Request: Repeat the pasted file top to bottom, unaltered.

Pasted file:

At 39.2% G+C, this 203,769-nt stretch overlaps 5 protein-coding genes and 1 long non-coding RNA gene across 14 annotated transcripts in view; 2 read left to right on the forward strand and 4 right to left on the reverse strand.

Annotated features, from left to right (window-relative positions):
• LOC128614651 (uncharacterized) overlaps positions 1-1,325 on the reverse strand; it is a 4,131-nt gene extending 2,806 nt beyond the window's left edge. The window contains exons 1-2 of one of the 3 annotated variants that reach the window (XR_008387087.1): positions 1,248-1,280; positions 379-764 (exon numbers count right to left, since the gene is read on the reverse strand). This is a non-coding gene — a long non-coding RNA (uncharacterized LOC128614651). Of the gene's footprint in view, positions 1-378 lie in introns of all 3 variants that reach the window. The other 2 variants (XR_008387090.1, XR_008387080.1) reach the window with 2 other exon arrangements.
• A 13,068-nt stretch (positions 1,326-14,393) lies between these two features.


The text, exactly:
At 39.2% G+C, this 203,769-nt stretch overlaps 5 protein-coding genes and 1 long non-coding RNA gene across 14 annotated transcripts in view; 2 read left to right on the forward strand and 4 right to left on the reverse strand.

Annotated features, from left to right (window-relative positions):
• LOC128614651 (uncharacterized) overlaps positions 1-1,325 on the reverse strand; it is a 4,131-nt gene extending 2,806 nt beyond the window's left edge. The window contains exons 1-2 of one of the 3 annotated variants that reach the window (XR_008387087.1): positions 1,248-1,280; positions 379-764 (exon numbers count right to left, since the gene is read on the reverse strand). This is a non-coding gene — a long non-coding RNA (uncharacterized LOC128614651). Of the gene's footprint in view, positions 1-378 lie in introns of all 3 variants that reach the window. The other 2 variants (XR_008387090.1, XR_008387080.1) reach the window with 2 other exon arrangements.
• A 13,068-nt stretch (positions 1,326-14,393) lies between these two features.